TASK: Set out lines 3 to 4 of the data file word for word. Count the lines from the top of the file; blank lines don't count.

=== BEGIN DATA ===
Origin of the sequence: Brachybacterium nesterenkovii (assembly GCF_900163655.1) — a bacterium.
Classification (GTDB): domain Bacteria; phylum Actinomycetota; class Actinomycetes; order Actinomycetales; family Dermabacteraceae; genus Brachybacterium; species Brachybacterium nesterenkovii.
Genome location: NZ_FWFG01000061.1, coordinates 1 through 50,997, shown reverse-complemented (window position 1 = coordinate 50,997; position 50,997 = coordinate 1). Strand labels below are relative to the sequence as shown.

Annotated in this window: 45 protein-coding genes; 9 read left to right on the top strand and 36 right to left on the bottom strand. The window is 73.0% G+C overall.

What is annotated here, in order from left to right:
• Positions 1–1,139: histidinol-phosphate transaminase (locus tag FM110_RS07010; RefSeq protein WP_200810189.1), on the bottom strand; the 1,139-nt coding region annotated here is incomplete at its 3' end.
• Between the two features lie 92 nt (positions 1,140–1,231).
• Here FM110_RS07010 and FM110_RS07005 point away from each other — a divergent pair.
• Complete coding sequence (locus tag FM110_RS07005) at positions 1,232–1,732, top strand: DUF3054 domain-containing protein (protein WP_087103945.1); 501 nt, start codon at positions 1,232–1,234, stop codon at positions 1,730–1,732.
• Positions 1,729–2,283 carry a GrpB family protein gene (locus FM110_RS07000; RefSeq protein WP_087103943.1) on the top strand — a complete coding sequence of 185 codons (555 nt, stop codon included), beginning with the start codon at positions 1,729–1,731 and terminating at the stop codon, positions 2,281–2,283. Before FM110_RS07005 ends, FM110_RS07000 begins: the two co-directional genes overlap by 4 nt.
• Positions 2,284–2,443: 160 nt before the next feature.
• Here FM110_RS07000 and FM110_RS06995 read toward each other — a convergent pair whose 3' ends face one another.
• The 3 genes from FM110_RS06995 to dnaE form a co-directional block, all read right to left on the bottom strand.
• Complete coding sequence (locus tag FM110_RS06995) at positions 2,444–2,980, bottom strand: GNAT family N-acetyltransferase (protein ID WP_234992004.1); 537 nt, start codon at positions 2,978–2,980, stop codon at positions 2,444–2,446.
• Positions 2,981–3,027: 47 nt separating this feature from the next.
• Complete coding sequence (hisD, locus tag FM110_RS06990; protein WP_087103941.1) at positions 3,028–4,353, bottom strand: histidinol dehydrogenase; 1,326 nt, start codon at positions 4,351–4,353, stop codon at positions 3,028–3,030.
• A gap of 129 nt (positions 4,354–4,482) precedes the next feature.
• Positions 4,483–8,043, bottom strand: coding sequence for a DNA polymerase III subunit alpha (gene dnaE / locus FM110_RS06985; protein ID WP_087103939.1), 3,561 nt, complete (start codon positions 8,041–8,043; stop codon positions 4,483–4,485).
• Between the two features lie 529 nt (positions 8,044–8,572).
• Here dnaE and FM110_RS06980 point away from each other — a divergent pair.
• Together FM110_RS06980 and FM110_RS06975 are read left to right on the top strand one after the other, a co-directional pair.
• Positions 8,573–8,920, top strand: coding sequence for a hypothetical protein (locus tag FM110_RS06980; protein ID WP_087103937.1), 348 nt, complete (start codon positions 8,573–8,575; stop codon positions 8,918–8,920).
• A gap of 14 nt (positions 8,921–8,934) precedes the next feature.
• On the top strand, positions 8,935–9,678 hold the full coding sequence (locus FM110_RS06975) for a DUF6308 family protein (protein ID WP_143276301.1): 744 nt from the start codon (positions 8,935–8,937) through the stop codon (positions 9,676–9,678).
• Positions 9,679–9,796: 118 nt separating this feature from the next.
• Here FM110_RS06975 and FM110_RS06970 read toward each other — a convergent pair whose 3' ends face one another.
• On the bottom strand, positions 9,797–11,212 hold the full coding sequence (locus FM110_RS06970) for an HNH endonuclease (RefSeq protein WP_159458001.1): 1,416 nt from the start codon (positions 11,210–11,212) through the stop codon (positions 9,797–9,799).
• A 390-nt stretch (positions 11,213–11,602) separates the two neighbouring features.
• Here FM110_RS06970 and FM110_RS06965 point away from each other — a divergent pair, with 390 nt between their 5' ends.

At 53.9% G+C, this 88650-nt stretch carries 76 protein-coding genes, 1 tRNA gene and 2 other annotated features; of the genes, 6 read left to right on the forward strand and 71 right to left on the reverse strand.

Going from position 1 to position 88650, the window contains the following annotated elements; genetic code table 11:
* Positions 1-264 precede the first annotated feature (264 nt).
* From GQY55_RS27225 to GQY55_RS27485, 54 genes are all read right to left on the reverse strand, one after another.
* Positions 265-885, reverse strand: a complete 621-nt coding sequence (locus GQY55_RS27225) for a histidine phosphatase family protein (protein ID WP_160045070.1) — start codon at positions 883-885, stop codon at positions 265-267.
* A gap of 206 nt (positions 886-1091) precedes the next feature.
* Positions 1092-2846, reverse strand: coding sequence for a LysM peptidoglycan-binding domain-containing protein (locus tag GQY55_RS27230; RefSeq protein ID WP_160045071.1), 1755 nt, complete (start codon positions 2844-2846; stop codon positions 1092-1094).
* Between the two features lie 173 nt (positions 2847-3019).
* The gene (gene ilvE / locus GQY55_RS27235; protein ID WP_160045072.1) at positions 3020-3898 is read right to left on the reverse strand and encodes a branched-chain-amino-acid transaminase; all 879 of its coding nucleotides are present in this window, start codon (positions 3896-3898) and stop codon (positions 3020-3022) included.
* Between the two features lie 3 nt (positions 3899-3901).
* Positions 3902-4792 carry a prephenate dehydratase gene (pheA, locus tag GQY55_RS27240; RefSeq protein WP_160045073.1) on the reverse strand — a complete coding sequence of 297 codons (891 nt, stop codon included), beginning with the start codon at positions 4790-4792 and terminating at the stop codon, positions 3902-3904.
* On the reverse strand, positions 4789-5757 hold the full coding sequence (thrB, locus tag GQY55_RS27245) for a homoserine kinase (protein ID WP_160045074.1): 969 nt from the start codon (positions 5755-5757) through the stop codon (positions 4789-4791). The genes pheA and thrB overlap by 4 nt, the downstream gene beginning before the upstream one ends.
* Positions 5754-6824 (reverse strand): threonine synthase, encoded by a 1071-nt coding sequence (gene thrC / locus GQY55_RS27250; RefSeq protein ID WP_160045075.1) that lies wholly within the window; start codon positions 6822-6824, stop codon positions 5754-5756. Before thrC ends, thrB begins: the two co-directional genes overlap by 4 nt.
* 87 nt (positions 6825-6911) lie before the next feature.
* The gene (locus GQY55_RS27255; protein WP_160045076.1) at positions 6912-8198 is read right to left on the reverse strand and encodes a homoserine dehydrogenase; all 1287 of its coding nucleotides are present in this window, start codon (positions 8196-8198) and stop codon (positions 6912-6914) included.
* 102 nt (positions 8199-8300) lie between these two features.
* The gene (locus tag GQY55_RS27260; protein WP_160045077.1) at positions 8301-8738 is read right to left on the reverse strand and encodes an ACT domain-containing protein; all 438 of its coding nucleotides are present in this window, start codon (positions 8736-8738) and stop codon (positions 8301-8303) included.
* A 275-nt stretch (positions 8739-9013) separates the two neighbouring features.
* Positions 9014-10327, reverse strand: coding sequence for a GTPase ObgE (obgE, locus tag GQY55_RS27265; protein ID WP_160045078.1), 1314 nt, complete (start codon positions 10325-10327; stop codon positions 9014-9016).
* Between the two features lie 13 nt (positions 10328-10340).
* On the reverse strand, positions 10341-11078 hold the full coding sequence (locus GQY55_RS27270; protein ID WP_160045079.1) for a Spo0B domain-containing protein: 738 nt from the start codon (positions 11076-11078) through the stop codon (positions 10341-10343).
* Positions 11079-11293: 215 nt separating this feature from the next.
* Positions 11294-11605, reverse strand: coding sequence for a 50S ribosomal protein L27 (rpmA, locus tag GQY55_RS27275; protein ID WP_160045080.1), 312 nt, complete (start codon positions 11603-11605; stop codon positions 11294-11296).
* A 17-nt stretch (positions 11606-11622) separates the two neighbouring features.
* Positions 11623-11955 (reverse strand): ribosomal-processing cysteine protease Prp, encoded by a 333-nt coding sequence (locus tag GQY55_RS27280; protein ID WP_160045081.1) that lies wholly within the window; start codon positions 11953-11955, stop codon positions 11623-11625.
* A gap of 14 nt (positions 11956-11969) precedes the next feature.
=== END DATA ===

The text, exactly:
Genome location: NZ_FWFG01000061.1, coordinates 1 through 50,997, shown reverse-complemented (window position 1 = coordinate 50,997; position 50,997 = coordinate 1). Strand labels below are relative to the sequence as shown.

Annotated in this window: 45 protein-coding genes; 9 read left to right on the top strand and 36 right to left on the bottom strand. The window is 73.0% G+C overall.